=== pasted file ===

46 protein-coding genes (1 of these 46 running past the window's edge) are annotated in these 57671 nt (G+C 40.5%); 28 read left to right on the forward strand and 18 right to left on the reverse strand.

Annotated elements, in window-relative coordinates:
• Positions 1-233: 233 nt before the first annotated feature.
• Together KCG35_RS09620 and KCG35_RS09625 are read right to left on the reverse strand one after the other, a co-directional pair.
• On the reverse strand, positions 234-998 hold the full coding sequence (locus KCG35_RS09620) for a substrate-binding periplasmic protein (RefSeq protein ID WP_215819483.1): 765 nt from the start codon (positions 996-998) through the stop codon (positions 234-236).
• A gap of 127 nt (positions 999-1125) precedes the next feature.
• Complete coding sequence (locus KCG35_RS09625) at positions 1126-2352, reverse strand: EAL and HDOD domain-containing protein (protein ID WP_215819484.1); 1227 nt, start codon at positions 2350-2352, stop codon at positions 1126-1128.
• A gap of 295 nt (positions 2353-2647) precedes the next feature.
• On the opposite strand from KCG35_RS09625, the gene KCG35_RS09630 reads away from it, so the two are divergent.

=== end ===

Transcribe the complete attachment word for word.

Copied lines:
46 protein-coding genes (1 of these 46 running past the window's edge) are annotated in these 57671 nt (G+C 40.5%); 28 read left to right on the forward strand and 18 right to left on the reverse strand.

Annotated elements, in window-relative coordinates:
• Positions 1-233: 233 nt before the first annotated feature.
• Together KCG35_RS09620 and KCG35_RS09625 are read right to left on the reverse strand one after the other, a co-directional pair.
• On the reverse strand, positions 234-998 hold the full coding sequence (locus KCG35_RS09620) for a substrate-binding periplasmic protein (RefSeq protein ID WP_215819483.1): 765 nt from the start codon (positions 996-998) through the stop codon (positions 234-236).
• A gap of 127 nt (positions 999-1125) precedes the next feature.
• Complete coding sequence (locus KCG35_RS09625) at positions 1126-2352, reverse strand: EAL and HDOD domain-containing protein (protein ID WP_215819484.1); 1227 nt, start codon at positions 2350-2352, stop codon at positions 1126-1128.
• A gap of 295 nt (positions 2353-2647) precedes the next feature.
• On the opposite strand from KCG35_RS09625, the gene KCG35_RS09630 reads away from it, so the two are divergent.